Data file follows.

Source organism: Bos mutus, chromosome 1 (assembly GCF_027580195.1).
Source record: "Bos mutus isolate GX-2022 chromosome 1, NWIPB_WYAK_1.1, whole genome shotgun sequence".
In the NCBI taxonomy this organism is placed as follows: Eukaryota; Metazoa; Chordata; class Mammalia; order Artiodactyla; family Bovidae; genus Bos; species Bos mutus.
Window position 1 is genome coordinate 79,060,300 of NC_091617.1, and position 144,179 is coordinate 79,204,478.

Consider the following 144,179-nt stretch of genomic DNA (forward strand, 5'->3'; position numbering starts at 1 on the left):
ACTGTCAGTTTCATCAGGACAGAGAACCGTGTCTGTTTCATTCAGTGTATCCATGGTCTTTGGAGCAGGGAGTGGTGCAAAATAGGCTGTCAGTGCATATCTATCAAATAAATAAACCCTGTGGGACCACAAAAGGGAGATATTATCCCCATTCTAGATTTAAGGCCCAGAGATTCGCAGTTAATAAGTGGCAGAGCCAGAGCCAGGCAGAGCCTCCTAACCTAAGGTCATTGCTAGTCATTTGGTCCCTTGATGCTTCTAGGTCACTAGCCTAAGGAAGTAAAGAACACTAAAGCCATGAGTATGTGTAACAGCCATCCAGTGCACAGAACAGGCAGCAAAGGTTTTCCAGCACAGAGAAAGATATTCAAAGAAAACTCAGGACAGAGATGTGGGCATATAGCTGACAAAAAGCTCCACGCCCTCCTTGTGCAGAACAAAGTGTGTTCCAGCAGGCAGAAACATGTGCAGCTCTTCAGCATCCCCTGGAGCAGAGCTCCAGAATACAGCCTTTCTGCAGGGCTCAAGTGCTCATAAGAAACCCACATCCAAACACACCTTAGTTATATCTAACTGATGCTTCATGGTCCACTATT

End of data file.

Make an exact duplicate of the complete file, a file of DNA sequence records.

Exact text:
Source organism: Bos mutus, chromosome 1 (assembly GCF_027580195.1).
Source record: "Bos mutus isolate GX-2022 chromosome 1, NWIPB_WYAK_1.1, whole genome shotgun sequence".
In the NCBI taxonomy this organism is placed as follows: Eukaryota; Metazoa; Chordata; class Mammalia; order Artiodactyla; family Bovidae; genus Bos; species Bos mutus.
Window position 1 is genome coordinate 79,060,300 of NC_091617.1, and position 144,179 is coordinate 79,204,478.

Consider the following 144,179-nt stretch of genomic DNA (forward strand, 5'->3'; position numbering starts at 1 on the left):
ACTGTCAGTTTCATCAGGACAGAGAACCGTGTCTGTTTCATTCAGTGTATCCATGGTCTTTGGAGCAGGGAGTGGTGCAAAATAGGCTGTCAGTGCATATCTATCAAATAAATAAACCCTGTGGGACCACAAAAGGGAGATATTATCCCCATTCTAGATTTAAGGCCCAGAGATTCGCAGTTAATAAGTGGCAGAGCCAGAGCCAGGCAGAGCCTCCTAACCTAAGGTCATTGCTAGTCATTTGGTCCCTTGATGCTTCTAGGTCACTAGCCTAAGGAAGTAAAGAACACTAAAGCCATGAGTATGTGTAACAGCCATCCAGTGCACAGAACAGGCAGCAAAGGTTTTCCAGCACAGAGAAAGATATTCAAAGAAAACTCAGGACAGAGATGTGGGCATATAGCTGACAAAAAGCTCCACGCCCTCCTTGTGCAGAACAAAGTGTGTTCCAGCAGGCAGAAACATGTGCAGCTCTTCAGCATCCCCTGGAGCAGAGCTCCAGAATACAGCCTTTCTGCAGGGCTCAAGTGCTCATAAGAAACCCACATCCAAACACACCTTAGTTATATCTAACTGATGCTTCATGGTCCACTATT